This year I finished reading the rest of everything I can find by Murakami (in English, anyway). Now I just have to wait for Colorless Tsukuru Tazaki and his Years of Pilgrimage (release date: August 2014)!
After Dark. Interlinked stories that all take place on a single night in Tokyo, starting from just before midnight. This isn't Murakami at his most imaginative, but I did enjoy the dialogue and the dreamlike mood of the story. Also, it's a really quick read.
Blind Willow, Sleeping Woman. A collection of short stories. It's quite entertaining, but I thought that the stories, on the whole, are not nearly as memorable as those in The Elephant Vanishes (see below).
Dance Dance Dance. I suppose it's about the narrator's search for fulfillment in the modern world. It's really funny: there's Murakami's usual crazy cast of characters, but my favorites are the narrator's ward— a precocious teenage girl— and her parents: a spacey photographer mom, and a clueless writer dad named Hiraku Makimura (yes, really). I enjoyed it a lot, and I think it's one of Murakami's best. Recommended.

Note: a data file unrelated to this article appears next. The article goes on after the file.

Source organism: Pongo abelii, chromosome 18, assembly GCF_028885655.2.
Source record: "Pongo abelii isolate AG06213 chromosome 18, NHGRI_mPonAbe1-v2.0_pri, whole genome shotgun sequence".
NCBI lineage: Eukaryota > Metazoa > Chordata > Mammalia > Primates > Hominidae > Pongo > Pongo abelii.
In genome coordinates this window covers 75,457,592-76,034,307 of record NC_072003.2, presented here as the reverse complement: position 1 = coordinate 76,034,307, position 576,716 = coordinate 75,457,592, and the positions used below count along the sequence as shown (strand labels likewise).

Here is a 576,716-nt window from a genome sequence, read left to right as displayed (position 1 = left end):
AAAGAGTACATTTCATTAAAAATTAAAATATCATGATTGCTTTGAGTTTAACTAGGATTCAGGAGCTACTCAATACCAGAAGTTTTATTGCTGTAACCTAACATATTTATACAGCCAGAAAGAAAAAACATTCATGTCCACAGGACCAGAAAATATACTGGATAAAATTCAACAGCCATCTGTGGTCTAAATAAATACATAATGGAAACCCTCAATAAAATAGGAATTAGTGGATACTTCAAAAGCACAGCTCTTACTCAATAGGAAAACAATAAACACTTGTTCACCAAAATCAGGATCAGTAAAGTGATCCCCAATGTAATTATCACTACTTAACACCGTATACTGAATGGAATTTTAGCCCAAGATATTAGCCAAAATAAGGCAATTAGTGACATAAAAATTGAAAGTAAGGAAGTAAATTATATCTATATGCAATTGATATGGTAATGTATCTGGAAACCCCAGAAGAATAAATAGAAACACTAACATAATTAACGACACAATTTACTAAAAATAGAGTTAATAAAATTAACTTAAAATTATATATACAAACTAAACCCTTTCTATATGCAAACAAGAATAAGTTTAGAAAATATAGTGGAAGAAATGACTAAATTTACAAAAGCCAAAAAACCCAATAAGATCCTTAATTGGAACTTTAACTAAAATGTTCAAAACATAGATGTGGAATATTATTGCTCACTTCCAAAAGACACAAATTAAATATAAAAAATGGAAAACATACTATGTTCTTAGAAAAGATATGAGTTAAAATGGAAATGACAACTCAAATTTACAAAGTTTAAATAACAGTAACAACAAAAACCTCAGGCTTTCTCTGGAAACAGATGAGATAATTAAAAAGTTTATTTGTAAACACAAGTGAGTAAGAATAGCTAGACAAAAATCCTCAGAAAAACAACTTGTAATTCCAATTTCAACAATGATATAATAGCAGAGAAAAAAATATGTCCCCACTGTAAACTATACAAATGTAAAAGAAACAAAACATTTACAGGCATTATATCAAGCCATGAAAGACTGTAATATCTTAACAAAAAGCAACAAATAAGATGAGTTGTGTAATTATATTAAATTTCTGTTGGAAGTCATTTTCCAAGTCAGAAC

The Elephant Vanishes. A collection of short stories. This was the first of Murakami that I read, and I wanted to circle back to it. It's packed to the gills with whimsy. Some of my favorites: "The Dancing Dwarf," about a guy who works at an elephant factory (yes), and "Barn Burning," wherein the narrator meets a seemingly nice guy with an uh, unusual hobby. Recommended.
Sputnik Sweetheart. When his friend Sumire disappears into thin air, the unnamed narrator is summoned to a remote Greek island at the behest of Sumire's lover, an older woman named Miu. Rather melancholy.
Underground: The Tokyo Gas Attack and the Japanese Psyche. Murakami manages to interview many of the survivors, and some of the perpetrators, of Aum Shinrikyo's 1995 sarin gas attack on the Toyko subway system. He acts more like an editor than an interviewer, letting each interviewee tell his or her story. What I found particularly interesting is that Aum's members, though not the most social folks, were hardly what you would call marginalized people. Aum was able to recruit scientists and engineers, people who could have made a decent living in the "real world", and get them to build its chemical weapons! All in all, quite haunting.
What I Talk About When I Talk About Running. Murakami's meditations about training in Boston for the NYC marathon, and the relationship between the thankless task of running and the thankless task of writing. A bit long for its content, but it is a nice view into Murakami's mind.